EXAMPLE 13 Preparation of Polyester Film by Solvent-casting A sample of 5.0 grams of polyester from Example 7 was dissolved in chloroform, filtered and concentrated Preparation of Photographic Element A strip of film from Example 13 was treated according to the process of Belgium Pat. No. 736,993, issued Oct. 15, 1969. The strip was then coated with a gelatin silver halide emulsion. In adhering cellophane tape to the emulsion coating and tearing it away the emulsion was noted to retain its adhesion to the strip. This indicated that the emulsion adhered satisfactorily to the strip. The high glass transition temperatures of the polyester used in forming the strip indicated its suitability for use at elevated temperatures.
Similarly useful films can, of course, be fabricated in like manner from each of the various polyesters and copolyesters set forth in the preceeding examples.
The invention has been described in detail with particular reference to preferred embodiments thereof, but it will be understood that variations and modifications can be effected within the spirit and scope of the invention.
1. A linear polyester having an inherent viscosity in the range of from 0.2 to 1.5 and having as a repeating unit thereof the ester of 1) an organic diacid or ester forming derivative thereof and (2) a xanthylium ion having a formula selected from the group consisting of:
4. A linear polyester according to claim 1 in which said ester of said diacid and said xanthylium ion comprise at least five percent on a monomeric mole basis of said polyester.
5. A linear polyester having an inherent viscosity in the range of from 0.2 to 1.5 having as a repeating unit thereof the ester of a xanthylium ion having the structural formula:
c; 5 on and,
H0 8 R SO H in which R may be aliphatic or aromatic, where the inherent viscosity is measured at 25C. using a solution containing 0.10 grams of said polyester per l0 0 ml of solution in which'the solvent IS a mixture of phenol and chlorobenzene in equal parts by weight.
6. A linear polyester according to claim Sin which D and D occupy ring positions 3 and 6 and R occupies ring positions I, 8 and 9. V
7. A linear polyester according to claim 6 in which R is methyl in ring positions 1 and 8 and hydrogen in ring position 9.
8. A linear polyester according to claim 5 in which said dibasic acid is chosen from the group consisting of terephthalic acid, isophthalic acid and mixtures thereof.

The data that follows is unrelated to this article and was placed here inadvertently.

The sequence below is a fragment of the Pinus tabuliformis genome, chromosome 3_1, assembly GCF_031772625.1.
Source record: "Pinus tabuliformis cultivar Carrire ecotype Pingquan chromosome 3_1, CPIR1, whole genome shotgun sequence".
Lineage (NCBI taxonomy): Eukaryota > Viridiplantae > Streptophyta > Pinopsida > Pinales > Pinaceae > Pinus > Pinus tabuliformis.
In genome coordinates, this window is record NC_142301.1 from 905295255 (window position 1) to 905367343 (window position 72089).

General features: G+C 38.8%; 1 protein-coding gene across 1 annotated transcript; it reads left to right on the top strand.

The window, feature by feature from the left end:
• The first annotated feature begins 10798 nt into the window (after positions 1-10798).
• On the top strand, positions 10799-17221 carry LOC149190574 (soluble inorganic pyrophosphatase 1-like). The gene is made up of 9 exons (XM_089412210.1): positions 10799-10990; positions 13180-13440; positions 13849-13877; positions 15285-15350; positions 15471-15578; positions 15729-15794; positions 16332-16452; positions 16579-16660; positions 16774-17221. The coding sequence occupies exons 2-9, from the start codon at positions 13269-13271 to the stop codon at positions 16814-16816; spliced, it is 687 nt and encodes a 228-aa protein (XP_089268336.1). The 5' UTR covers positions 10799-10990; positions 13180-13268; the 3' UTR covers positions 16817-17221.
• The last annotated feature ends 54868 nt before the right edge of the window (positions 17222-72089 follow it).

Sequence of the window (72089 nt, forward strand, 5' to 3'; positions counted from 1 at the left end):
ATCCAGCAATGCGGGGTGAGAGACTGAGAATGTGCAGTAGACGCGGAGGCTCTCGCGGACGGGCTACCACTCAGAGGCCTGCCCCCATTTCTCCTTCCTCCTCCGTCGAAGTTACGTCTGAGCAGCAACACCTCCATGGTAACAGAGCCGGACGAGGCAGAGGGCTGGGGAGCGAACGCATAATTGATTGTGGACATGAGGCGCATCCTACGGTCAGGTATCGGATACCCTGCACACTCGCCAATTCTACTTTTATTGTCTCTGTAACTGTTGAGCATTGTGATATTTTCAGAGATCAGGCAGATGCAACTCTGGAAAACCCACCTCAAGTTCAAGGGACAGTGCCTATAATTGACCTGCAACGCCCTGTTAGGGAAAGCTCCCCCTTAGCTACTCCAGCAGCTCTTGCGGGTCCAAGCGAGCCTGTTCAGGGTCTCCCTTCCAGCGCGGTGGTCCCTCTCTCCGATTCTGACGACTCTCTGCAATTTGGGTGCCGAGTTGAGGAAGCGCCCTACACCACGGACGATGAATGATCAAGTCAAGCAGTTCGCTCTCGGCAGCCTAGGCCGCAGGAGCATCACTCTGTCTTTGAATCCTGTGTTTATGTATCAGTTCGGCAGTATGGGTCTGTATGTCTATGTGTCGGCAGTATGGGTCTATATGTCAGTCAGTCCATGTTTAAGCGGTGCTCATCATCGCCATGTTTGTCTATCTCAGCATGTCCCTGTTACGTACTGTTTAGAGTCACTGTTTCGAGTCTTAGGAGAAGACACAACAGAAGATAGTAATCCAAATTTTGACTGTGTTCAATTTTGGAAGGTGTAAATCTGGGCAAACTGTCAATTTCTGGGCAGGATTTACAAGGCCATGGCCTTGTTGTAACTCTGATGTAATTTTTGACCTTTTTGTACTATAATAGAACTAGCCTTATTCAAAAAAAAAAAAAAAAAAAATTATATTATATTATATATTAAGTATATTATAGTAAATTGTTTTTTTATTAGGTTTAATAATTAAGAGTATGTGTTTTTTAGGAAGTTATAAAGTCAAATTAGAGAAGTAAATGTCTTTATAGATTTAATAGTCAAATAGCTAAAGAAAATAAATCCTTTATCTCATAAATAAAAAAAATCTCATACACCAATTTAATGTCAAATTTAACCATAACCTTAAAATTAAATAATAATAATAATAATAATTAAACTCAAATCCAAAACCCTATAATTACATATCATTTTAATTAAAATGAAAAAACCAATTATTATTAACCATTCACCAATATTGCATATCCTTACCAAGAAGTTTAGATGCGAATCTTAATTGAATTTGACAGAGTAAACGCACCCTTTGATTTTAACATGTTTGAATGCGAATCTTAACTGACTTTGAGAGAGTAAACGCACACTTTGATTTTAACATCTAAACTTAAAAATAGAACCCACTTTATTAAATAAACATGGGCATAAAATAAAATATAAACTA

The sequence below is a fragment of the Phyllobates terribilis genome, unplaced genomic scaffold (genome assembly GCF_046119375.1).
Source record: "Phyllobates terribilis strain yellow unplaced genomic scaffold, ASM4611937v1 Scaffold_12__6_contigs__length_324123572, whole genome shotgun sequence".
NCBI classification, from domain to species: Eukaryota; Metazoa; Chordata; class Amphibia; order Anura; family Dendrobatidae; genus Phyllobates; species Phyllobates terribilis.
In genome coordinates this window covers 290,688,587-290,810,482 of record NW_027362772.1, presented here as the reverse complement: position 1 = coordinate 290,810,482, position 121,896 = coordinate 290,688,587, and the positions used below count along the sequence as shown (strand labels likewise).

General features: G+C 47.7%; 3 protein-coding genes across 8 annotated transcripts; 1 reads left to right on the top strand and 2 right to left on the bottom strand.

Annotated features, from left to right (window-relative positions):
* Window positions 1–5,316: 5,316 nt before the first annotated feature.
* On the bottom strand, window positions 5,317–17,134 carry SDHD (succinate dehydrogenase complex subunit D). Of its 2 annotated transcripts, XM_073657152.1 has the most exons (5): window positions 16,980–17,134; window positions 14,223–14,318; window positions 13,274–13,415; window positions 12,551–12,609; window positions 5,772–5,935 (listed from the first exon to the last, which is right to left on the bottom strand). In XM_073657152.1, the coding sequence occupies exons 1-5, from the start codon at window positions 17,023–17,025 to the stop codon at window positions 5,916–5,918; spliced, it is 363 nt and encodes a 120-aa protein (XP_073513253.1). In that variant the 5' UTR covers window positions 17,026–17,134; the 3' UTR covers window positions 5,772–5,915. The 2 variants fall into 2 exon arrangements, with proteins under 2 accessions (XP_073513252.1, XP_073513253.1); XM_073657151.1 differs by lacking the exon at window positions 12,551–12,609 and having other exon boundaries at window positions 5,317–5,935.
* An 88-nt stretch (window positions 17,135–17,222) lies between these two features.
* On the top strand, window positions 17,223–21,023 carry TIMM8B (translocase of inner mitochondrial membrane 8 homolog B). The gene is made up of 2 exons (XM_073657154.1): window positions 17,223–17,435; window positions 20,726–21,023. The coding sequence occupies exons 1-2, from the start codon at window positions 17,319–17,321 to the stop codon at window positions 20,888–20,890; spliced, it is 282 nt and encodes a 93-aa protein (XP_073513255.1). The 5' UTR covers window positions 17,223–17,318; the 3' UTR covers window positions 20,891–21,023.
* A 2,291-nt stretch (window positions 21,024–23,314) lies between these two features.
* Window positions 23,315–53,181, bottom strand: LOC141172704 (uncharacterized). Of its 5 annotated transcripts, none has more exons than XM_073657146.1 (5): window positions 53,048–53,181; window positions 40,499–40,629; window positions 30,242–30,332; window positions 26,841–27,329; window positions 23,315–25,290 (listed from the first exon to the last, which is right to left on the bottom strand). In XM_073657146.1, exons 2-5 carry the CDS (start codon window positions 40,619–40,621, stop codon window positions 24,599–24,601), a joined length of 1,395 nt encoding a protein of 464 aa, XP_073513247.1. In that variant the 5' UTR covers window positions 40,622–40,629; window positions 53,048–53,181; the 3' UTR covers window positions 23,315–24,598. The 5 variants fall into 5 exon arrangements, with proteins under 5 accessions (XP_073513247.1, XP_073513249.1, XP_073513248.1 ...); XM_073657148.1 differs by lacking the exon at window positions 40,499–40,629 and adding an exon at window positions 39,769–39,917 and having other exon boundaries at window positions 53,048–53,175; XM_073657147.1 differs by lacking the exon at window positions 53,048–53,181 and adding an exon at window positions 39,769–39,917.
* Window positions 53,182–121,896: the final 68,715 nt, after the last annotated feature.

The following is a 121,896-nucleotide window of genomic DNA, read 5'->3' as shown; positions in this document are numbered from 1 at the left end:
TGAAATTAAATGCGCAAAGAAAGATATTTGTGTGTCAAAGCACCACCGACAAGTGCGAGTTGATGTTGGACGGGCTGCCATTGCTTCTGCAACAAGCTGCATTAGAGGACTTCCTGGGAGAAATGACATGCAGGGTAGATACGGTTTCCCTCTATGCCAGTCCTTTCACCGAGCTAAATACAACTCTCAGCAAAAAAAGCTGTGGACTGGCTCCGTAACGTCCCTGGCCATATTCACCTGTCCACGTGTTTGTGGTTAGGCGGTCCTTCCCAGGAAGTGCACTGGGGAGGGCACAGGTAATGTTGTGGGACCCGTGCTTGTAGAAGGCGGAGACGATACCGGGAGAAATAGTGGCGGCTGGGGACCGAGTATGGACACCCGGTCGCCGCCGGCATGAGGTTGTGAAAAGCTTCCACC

9. A linear polyester according to claim 5 in which said linear polyester is comprised of said ester of said dibasic acid and said xanthylium ion as a first repeating unit and as a second repeating unit an ester ofa dibasic aliphatic or aromatic acid and an aliphatic or aromatic diol, said first repeating unit accounting for at least one percent on a monomeric mole basis of said linearpolyester.
10. A linear polyester according to claim 9 in which said first repeating unit accounts for 10 percent on a monomeric mole basis of said linear polyester.
11. A linear polyester according to claim 9 in which said diol is a bisphenol.
12. A linear polyester according to claim 9 in which said dibasic acid of said second repeating unit is isophthalic acid, terephthalic acid, or a mixture thereof.
UNITED STATES PATENT OFFICE CERTIFECATE OF CORRECTION PATENT 3,856,751
DAL-D December 2d, 197 INVENTOWS) I John C. Wilson I. vs cerium 1m 6H5! appears m the above-adentified patent and that said Letters Patent are hereby corrected as shown below:
Column LL, line 39, that part of the formula reading "tetrahydro2,2" should read --tetrahydro-2,2--.
Column l, line no, "eycloakyl" should read -cycloalkyl.
Column l, line +9, that part of formula reading --hydroxy3,5" should read --hydroXy3,5.
Column L, line 52, that part of formula reading dichlorophenyl) 1,1" should read --dichlorophenyl)-l,l--.
Column r, line 56, that part of formula reading lhydroxyphenyl) should read L-hydroXyphenyl) Column line 60, after "2,5-naphthalenediol", should be inserted.
Column 5, line 22, l,lOdecanediol should read -l,lO-decanediol-.
Column 7, line 33, the structure set forth as:
| r should read Page 2 UNITED STATES PATENT OFFICE CERTIFICATE OF CORRECTION PATENT NO. ,856,751
D TED December 2 197M INVENTOR(S John C. Wilson It is certified that error appears in the above-rdentified patent and that sard Letters Paten'r are hereby corrected as shown below:
Column 7, line 60, after "mole", should be inserted.
In the Claims:
(10) Column 10, line 12, that part of formula set forth as 0., should read 0 Signed and Sealed this A tres r.-
RUTH C. MASON Arresrmg Officer C. MARSHALL DANN Commissioner of Parents and Trademarks